Summation in the matter PJSC Uralkali versus Messrs G Rowley and J Baker – as joint administrators of Formula 1 team Force India (in administration) – was heard last Friday and Monday this week before Mr Justice Miles in the Royal Courts of Justice, 7 Rolls Buildings in London. The eight-day hearing had run since November 10th, with the 20rd and 23th set aside for final arguments.
The matter was revealed by RaceFans in August 2018, within days of the sale of team assets to a syndicate headed by Lawrence Stroll, and subsequently entered under the new name Racing Point from that year’s Belgian Grand Prix.
The subsequent developments were covered as follows:
The back story to the final link above formed a major part of summations as there were doubts in August 2018 whether all (nine) teams would agree to a transfer of the full annual prize monies Force India had earned by that time (up to $60 million) to Racing Point. In terms of F1’s agreements the new entity would not be entitled to full prize monies for two years without consensus. This could clearly affect its eventual price.
In documents seen by RaceFans, Uralkali, a potash fertilizer conglomerate whose ultimate beneficial owner is Belarus-born Russian oligarch Dmitry Mazepin – father of F2 racer Nikita (who previously tested for Force India and Mercedes) – claims the joint administrators failed in their duty to secure the best outcome during the administration process. Force India and Mercedes are implicated in the matter.
Rowley is an experienced F1 team administrator, having acted in that role with Marussia and its successor team Manor MRT. The latter was powered by Mercedes engines, thus there had been historical dealings between Rowley and the German F1 operation.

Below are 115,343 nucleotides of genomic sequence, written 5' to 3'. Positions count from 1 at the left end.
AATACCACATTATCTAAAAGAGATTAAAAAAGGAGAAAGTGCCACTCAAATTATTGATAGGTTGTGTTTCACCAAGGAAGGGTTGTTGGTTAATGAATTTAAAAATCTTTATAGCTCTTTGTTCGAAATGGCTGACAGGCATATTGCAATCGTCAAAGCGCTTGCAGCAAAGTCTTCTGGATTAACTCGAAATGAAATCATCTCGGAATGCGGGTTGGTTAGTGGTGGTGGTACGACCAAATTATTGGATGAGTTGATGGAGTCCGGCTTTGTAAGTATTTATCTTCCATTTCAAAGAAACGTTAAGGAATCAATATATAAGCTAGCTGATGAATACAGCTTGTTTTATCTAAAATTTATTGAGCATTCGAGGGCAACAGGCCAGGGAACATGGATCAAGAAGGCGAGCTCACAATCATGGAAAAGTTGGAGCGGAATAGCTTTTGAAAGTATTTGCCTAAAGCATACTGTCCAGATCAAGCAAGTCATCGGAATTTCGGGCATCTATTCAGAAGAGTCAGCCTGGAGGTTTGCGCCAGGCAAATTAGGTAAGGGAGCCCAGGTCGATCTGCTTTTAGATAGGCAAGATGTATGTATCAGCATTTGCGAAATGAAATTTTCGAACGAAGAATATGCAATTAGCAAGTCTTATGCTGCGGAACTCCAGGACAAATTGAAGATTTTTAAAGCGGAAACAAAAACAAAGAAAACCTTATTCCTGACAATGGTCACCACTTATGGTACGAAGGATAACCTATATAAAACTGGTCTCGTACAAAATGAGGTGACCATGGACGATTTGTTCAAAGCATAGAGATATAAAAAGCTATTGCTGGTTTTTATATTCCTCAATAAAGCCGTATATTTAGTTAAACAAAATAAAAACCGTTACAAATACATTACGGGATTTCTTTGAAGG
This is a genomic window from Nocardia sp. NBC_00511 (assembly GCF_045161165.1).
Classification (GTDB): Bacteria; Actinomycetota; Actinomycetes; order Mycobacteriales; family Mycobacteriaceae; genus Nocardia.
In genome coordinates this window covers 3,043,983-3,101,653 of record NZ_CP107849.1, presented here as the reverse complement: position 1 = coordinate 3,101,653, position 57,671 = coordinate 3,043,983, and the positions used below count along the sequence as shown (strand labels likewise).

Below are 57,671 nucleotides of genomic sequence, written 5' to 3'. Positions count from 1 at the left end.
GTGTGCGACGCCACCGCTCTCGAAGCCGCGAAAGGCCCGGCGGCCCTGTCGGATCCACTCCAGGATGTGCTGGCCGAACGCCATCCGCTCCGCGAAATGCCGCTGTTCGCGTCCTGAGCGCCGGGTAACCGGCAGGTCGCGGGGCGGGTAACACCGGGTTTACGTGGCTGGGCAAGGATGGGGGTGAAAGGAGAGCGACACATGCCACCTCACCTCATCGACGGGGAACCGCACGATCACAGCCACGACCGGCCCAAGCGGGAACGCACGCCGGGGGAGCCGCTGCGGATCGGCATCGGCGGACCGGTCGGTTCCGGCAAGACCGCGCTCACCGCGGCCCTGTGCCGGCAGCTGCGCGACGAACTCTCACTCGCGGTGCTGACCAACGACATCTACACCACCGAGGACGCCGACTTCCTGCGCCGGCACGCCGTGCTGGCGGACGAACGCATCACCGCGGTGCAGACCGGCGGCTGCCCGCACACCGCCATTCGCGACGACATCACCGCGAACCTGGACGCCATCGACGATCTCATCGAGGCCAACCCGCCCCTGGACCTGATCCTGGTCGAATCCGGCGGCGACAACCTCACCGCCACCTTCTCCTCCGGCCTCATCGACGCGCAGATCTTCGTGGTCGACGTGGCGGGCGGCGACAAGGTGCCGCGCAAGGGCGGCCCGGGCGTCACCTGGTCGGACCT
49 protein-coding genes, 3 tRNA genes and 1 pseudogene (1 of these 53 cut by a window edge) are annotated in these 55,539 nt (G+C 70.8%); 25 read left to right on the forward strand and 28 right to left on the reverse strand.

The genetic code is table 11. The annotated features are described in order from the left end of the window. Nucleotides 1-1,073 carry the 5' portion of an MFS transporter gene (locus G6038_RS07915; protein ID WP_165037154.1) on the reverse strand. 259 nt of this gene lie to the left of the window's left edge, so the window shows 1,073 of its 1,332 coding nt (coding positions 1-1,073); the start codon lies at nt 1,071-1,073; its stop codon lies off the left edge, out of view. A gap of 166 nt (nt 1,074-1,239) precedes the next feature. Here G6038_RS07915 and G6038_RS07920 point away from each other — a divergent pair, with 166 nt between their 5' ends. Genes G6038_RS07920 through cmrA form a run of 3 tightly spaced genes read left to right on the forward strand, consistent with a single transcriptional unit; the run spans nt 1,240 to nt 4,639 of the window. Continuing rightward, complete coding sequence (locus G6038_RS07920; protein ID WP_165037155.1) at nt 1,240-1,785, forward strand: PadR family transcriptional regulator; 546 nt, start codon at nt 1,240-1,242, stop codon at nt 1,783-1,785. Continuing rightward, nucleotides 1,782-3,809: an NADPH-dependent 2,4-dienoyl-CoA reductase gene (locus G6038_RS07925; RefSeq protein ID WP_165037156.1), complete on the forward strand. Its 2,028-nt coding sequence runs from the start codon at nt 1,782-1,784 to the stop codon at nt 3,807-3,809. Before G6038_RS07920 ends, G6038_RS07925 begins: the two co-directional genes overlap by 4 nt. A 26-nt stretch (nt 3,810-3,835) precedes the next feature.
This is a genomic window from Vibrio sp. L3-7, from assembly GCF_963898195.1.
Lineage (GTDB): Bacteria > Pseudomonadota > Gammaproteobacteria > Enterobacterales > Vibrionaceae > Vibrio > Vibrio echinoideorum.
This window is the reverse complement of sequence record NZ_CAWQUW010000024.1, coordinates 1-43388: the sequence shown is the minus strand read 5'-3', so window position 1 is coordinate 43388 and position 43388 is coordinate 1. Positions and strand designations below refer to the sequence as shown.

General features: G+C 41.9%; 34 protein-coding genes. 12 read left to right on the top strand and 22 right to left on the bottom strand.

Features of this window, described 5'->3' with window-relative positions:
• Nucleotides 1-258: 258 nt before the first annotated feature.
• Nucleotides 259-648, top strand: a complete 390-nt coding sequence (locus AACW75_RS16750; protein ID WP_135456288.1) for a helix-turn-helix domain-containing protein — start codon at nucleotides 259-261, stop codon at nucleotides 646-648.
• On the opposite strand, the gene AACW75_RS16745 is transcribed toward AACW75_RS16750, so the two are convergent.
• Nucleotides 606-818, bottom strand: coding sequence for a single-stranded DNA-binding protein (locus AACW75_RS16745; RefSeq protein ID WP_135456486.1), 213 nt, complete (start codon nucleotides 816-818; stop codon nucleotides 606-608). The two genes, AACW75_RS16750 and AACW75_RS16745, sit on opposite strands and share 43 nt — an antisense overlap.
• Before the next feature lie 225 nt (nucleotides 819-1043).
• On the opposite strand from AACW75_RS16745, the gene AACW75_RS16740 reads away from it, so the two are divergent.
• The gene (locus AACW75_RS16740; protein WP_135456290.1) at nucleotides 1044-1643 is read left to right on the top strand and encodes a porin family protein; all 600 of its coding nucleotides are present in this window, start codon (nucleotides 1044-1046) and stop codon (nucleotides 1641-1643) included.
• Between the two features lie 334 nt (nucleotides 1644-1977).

RaceFans was granted access to the Opus2 video court system and was able to observe proceedings closely. From his probing it became clear Mr Justice Miles, formerly a barrister specialising in civil fraud (often with foreign elements), commercial and financial law, having studied at Oxford University – is perfectly equipped to preside over this dispute.
In court and in written submissions barristers on both sides presented persuasive arguments. Tim Lord QC led Uralkali’s charge; the defendants were represented by Jonathan Crow QC. Effectively the latter’s case hinges on robust denials and systematic deconstruction of all charges, combined with harsh words about the veracity of testimony submitted by Paul Ostling, a senior Uralkali director and leader of the bid team.
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Initially there were two bid options for the sale of the team, the details of which are essential to what transpired:
Plan A: A full business rescue bid, effectively a ‘going concern’ sale, whereby company registration and assets would be sold to a successful bidder. This was deemed impractical as it required unanimous agreement from Force India team owner Vijay Mallya’s Indian creditor banks, who sought freezing injunctions.